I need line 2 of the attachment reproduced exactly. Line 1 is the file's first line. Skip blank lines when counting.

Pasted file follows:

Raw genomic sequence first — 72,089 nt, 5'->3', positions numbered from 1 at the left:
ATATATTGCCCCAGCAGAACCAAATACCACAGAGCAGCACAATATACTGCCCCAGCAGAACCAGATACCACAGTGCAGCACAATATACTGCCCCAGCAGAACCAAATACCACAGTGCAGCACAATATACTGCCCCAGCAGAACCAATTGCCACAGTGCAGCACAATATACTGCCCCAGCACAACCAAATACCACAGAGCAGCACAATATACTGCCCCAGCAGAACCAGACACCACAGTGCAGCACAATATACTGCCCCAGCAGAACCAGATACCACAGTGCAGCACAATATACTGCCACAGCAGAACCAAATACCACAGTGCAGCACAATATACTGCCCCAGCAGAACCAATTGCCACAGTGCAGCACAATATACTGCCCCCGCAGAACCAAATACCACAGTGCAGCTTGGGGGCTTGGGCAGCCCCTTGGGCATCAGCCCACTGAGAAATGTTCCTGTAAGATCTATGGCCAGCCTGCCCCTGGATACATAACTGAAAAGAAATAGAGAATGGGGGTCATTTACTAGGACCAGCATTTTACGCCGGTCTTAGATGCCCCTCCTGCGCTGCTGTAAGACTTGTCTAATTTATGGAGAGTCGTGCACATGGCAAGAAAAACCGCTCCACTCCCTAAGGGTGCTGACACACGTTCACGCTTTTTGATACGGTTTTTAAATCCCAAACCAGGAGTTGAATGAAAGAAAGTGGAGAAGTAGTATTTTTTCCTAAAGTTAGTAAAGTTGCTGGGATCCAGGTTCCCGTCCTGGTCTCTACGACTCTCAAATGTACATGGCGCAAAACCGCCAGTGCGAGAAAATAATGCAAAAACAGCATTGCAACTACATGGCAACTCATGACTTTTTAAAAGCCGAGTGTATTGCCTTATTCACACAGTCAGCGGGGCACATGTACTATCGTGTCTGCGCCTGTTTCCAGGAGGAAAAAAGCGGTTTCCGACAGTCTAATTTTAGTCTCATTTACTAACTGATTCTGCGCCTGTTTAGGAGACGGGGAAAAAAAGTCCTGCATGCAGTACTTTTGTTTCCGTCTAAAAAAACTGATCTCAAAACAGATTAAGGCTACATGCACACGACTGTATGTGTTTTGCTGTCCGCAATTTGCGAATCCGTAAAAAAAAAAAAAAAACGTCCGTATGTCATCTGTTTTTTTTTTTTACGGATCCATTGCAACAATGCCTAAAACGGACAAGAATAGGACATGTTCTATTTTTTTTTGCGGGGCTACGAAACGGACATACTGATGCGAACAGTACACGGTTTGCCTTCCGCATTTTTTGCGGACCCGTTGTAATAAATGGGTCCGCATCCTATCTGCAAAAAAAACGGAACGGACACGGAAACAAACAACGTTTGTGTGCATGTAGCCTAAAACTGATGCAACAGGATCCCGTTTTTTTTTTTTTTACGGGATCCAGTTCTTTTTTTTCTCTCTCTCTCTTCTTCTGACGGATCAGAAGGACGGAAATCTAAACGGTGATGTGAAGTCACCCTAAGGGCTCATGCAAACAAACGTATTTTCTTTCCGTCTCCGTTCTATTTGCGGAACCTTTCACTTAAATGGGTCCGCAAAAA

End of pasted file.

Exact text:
ATATATTGCCCCAGCAGAACCAAATACCACAGAGCAGCACAATATACTGCCCCAGCAGAACCAGATACCACAGTGCAGCACAATATACTGCCCCAGCAGAACCAAATACCACAGTGCAGCACAATATACTGCCCCAGCAGAACCAATTGCCACAGTGCAGCACAATATACTGCCCCAGCACAACCAAATACCACAGAGCAGCACAATATACTGCCCCAGCAGAACCAGACACCACAGTGCAGCACAATATACTGCCCCAGCAGAACCAGATACCACAGTGCAGCACAATATACTGCCACAGCAGAACCAAATACCACAGTGCAGCACAATATACTGCCCCAGCAGAACCAATTGCCACAGTGCAGCACAATATACTGCCCCCGCAGAACCAAATACCACAGTGCAGCTTGGGGGCTTGGGCAGCCCCTTGGGCATCAGCCCACTGAGAAATGTTCCTGTAAGATCTATGGCCAGCCTGCCCCTGGATACATAACTGAAAAGAAATAGAGAATGGGGGTCATTTACTAGGACCAGCATTTTACGCCGGTCTTAGATGCCCCTCCTGCGCTGCTGTAAGACTTGTCTAATTTATGGAGAGTCGTGCACATGGCAAGAAAAACCGCTCCACTCCCTAAGGGTGCTGACACACGTTCACGCTTTTTGATACGGTTTTTAAATCCCAAACCAGGAGTTGAATGAAAGAAAGTGGAGAAGTAGTATTTTTTCCTAAAGTTAGTAAAGTTGCTGGGATCCAGGTTCCCGTCCTGGTCTCTACGACTCTCAAATGTACATGGCGCAAAACCGCCAGTGCGAGAAAATAATGCAAAAACAGCATTGCAACTACATGGCAACTCATGACTTTTTAAAAGCCGAGTGTATTGCCTTATTCACACAGTCAGCGGGGCACATGTACTATCGTGTCTGCGCCTGTTTCCAGGAGGAAAAAAGCGGTTTCCGACAGTCTAATTTTAGTCTCATTTACTAACTGATTCTGCGCCTGTTTAGGAGACGGGGAAAAAAAGTCCTGCATGCAGTACTTTTGTTTCCGTCTAAAAAAACTGATCTCAAAACAGATTAAGGCTACATGCACACGACTGTATGTGTTTTGCTGTCCGCAATTTGCGAATCCGTAAAAAAAAAAAAAAAACGTCCGTATGTCATCTGTTTTTTTTTTTTACGGATCCATTGCAACAATGCCTAAAACGGACAAGAATAGGACATGTTCTATTTTTTTTTGCGGGGCTACGAAACGGACATACTGATGCGAACAGTACACGGTTTGCCTTCCGCATTTTTTGCGGACCCGTTGTAATAAATGGGTCCGCATCCTATCTGCAAAAAAAACGGAACGGACACGGAAACAAACAACGTTTGTGTGCATGTAGCCTAAAACTGATGCAACAGGATCCCGTTTTTTTTTTTTTTACGGGATCCAGTTCTTTTTTTTCTCTCTCTCTCTTCTTCTGACGGATCAGAAGGACGGAAATCTAAACGGTGATGTGAAGTCACCCTAAGGGCTCATGCAAACAAACGTATTTTCTTTCCGTCTCCGTTCTATTTGCGGAACCTTTCACTTAAATGGGTCCGCAAAAA